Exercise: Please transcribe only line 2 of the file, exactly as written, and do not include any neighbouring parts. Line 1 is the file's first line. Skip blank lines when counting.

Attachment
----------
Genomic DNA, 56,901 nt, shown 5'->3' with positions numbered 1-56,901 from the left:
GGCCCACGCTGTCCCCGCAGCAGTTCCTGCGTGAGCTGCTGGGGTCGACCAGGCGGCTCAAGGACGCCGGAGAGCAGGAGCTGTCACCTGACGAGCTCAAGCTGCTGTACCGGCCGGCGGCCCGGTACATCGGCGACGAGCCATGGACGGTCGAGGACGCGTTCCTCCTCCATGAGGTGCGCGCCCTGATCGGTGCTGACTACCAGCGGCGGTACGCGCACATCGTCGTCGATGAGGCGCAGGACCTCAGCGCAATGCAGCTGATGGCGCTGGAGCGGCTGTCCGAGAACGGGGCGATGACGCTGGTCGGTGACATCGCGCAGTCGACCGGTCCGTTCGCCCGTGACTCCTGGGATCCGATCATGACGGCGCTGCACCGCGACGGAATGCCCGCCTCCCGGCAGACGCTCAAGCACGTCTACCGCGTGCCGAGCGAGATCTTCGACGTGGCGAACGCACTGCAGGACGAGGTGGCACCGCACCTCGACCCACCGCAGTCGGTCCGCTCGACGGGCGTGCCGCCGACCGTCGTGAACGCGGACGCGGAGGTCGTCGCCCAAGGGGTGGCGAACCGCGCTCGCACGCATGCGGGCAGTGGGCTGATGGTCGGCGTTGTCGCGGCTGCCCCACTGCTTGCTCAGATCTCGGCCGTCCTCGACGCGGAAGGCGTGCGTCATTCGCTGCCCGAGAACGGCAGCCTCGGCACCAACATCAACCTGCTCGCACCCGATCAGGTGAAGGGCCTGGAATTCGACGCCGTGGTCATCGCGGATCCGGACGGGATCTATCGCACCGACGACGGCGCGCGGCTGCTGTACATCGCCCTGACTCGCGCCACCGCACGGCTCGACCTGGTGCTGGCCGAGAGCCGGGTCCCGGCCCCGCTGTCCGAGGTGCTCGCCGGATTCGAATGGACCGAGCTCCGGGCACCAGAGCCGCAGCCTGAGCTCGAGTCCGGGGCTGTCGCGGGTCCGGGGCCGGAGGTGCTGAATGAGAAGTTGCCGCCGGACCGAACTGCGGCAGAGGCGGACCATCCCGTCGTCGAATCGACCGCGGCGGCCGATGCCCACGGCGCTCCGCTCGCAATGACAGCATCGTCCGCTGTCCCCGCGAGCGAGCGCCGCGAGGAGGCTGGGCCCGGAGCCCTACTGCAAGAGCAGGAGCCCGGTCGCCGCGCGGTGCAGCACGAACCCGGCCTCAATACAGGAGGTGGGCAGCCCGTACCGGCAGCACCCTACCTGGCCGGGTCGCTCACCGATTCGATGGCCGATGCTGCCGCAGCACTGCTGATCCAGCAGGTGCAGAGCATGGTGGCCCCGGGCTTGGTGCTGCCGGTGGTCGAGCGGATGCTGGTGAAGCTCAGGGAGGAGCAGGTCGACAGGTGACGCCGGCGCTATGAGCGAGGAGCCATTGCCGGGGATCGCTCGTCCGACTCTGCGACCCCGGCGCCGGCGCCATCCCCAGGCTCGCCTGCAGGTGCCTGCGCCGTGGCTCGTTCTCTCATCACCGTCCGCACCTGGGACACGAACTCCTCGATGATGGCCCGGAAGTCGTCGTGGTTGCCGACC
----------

GGCCCACGCTGTCCCCGCAGCAGTTCCTGCGTGAGCTGCTGGGGTCGACCAGGCGGCTCAAGGACGCCGGAGAGCAGGAGCTGTCACCTGACGAGCTCAAGCTGCTGTACCGGCCGGCGGCCCGGTACATCGGCGACGAGCCATGGACGGTCGAGGACGCGTTCCTCCTCCATGAGGTGCGCGCCCTGATCGGTGCTGACTACCAGCGGCGGTACGCGCACATCGTCGTCGATGAGGCGCAGGACCTCAGCGCAATGCAGCTGATGGCGCTGGAGCGGCTGTCCGAGAACGGGGCGATGACGCTGGTCGGTGACATCGCGCAGTCGACCGGTCCGTTCGCCCGTGACTCCTGGGATCCGATCATGACGGCGCTGCACCGCGACGGAATGCCCGCCTCCCGGCAGACGCTCAAGCACGTCTACCGCGTGCCGAGCGAGATCTTCGACGTGGCGAACGCACTGCAGGACGAGGTGGCACCGCACCTCGACCCACCGCAGTCGGTCCGCTCGACGGGCGTGCCGCCGACCGTCGTGAACGCGGACGCGGAGGTCGTCGCCCAAGGGGTGGCGAACCGCGCTCGCACGCATGCGGGCAGTGGGCTGATGGTCGGCGTTGTCGCGGCTGCCCCACTGCTTGCTCAGATCTCGGCCGTCCTCGACGCGGAAGGCGTGCGTCATTCGCTGCCCGAGAACGGCAGCCTCGGCACCAACATCAACCTGCTCGCACCCGATCAGGTGAAGGGCCTGGAATTCGACGCCGTGGTCATCGCGGATCCGGACGGGATCTATCGCACCGACGACGGCGCGCGGCTGCTGTACATCGCCCTGACTCGCGCCACCGCACGGCTCGACCTGGTGCTGGCCGAGAGCCGGGTCCCGGCCCCGCTGTCCGAGGTGCTCGCCGGATTCGAATGGACCGAGCTCCGGGCACCAGAGCCGCAGCCTGAGCTCGAGTCCGGGGCTGTCGCGGGTCCGGGGCCGGAGGTGCTGAATGAGAAGTTGCCGCCGGACCGAACTGCGGCAGAGGCGGACCATCCCGTCGTCGAATCGACCGCGGCGGCCGATGCCCACGGCGCTCCGCTCGCAATGACAGCATCGTCCGCTGTCCCCGCGAGCGAGCGCCGCGAGGAGGCTGGGCCCGGAGCCCTACTGCAAGAGCAGGAGCCCGGTCGCCGCGCGGTGCAGCACGAACCCGGCCTCAATACAGGAGGTGGGCAGCCCGTACCGGCAGCACCCTACCTGGCCGGGTCGCTCACCGATTCGATGGCCGATGCTGCCGCAGCACTGCTGATCCAGCAGGTGCAGAGCATGGTGGCCCCGGGCTTGGTGCTGCCGGTGGTCGAGCGGATGCTGGTGAAGCTCAGGGAGGAGCAGGTCGACAGGTGACGCCGGCGCTATGAGCGAGGAGCCATTGCCGGGGATCGCTCGTCCGACTCTGCGACCCCGGCGCCGGCGCCATCCCCAGGCTCGCCTGCAGGTGCCTGCGCCGTGGCTCGTTCTCTCATCACCGTCCGCACCTGGGACACGAACTCCTCGATGATGGCCCGGAAGTCGTCGTGGTTGCCGACC